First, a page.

Weight loss decreases self-reported appetite and alters food preferences in overweight and obese adults: Observational data from the DiOGenes study.
Andriessen C., Christensen P., Vestergaard Nielsen L., Ritz C., Astrup A., Meinert Larsen T., Martinez JA., Saris WHM., van Baak MA., Papadaki A., Kunesova M., Jebb S., Blundell J., Lawton C., Raben A.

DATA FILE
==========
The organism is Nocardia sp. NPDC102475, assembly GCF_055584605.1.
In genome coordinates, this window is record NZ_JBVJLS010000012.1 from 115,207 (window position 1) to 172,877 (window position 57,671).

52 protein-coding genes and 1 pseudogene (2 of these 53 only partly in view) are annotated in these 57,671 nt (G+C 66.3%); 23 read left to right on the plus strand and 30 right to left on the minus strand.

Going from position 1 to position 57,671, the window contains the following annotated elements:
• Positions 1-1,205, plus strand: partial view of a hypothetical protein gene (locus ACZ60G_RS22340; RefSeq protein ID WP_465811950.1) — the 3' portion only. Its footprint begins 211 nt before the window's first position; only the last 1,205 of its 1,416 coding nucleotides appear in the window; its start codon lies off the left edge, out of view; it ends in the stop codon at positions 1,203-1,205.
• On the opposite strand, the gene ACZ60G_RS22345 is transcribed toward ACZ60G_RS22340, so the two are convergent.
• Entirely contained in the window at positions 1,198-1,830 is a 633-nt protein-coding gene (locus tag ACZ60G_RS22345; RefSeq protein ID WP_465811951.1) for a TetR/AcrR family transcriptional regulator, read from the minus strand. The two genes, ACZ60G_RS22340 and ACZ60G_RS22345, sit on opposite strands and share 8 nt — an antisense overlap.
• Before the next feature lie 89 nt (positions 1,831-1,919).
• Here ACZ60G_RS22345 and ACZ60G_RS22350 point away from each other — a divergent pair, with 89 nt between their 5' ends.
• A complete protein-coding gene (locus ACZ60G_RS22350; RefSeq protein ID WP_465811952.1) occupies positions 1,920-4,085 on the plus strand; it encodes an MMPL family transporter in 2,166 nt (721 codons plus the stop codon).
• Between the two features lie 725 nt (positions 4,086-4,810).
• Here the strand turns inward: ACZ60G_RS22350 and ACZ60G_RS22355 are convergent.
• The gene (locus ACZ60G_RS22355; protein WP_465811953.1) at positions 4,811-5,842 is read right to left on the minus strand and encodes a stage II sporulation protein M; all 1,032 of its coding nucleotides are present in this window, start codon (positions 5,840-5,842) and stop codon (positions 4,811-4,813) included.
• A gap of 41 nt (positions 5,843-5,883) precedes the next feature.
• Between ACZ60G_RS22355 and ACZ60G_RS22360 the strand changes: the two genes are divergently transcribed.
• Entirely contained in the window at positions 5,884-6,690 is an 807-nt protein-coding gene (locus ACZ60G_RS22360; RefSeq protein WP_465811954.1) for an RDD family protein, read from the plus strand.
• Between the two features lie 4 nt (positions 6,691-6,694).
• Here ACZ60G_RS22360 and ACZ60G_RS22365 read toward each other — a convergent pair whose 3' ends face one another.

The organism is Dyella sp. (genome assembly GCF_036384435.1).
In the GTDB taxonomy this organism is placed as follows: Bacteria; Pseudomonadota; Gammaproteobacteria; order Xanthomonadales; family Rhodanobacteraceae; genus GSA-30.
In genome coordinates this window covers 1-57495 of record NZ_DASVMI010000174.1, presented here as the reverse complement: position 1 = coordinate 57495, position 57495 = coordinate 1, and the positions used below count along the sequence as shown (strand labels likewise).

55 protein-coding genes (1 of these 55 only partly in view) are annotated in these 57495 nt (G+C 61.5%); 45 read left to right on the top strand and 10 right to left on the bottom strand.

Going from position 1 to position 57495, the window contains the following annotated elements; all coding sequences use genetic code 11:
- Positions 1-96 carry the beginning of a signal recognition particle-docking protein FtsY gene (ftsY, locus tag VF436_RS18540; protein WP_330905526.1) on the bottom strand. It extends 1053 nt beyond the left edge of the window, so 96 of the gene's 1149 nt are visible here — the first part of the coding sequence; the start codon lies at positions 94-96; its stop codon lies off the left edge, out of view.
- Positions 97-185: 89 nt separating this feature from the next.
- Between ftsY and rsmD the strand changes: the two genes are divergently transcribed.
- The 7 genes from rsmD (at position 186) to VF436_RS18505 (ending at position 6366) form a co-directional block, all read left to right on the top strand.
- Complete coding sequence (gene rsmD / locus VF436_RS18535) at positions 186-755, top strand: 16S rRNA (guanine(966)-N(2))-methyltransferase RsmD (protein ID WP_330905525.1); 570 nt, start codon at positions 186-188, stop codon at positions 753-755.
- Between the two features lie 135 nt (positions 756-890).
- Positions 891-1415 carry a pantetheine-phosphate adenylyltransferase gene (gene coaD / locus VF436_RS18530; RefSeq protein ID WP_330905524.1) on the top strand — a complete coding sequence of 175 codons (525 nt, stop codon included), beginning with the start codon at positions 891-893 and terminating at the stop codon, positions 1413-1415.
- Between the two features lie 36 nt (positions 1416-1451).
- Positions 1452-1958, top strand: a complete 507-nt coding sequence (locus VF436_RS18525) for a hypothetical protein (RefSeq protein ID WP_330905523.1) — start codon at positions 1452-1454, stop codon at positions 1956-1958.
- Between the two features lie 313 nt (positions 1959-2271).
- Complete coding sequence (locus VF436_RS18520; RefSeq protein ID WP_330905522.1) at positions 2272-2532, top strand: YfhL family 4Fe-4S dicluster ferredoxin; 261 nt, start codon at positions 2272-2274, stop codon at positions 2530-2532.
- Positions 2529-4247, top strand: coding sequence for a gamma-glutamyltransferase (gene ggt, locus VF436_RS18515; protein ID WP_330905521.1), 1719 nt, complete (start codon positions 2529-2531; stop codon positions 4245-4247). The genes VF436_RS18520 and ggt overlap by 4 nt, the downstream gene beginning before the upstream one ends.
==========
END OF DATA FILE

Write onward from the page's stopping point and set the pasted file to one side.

People with obesity often struggle to maintain their weight loss after a weight loss period. Furthermore, the effect of weight loss on appetite and food preferences remains unclear. Hence this study investigated the effect of weight loss on subjective appetite and food preferences in healthy, overweight and obese volunteers. A subgroup of adult participants (n = 123) from the Diet Obesity and Genes (DiOGenes) study (subgroup A) was recruited from across six European countries. Participants lost ≥8% of initial body weight during an 8-week low calorie diet (LCD). Subjective appetite and food preferences were measured before and after the LCD, in response to a standardized meal test, using visual analogue rating scales (VAS) and the Leeds Food Choice Questionnaire (FCQ). After the LCD, participants reported increased fullness (p < 0.05), decreased desire to eat (p < 0.05) and decreased prospective consumption (p < 0.05) after consuming the test meal. An interaction effect (visit x time) was found for hunger ratings (p < 0.05). Area under the curve (AUC) for hunger, desire to eat and prospective consumption was decreased by 18.1%, 20.2% and 21.1% respectively whereas AUC for fullness increased by 13.9%. Preference for low-energy products measured by the Food Preference Checklist (FPC) decreased by 1.9% before the test meal and by 13.5% after the test meal (p < 0.05). High-carbohydrate and high-fat preference decreased by 11.4% and 16.2% before the test meal and by 17.4% and 22.7% after the meal (p < 0.05). No other effects were observed. These results suggest that LCD induced weight loss decreases the appetite perceptions of overweight volunteers whilst decreasing their preference for high-fat-, high-carbohydrate-, and low-energy products.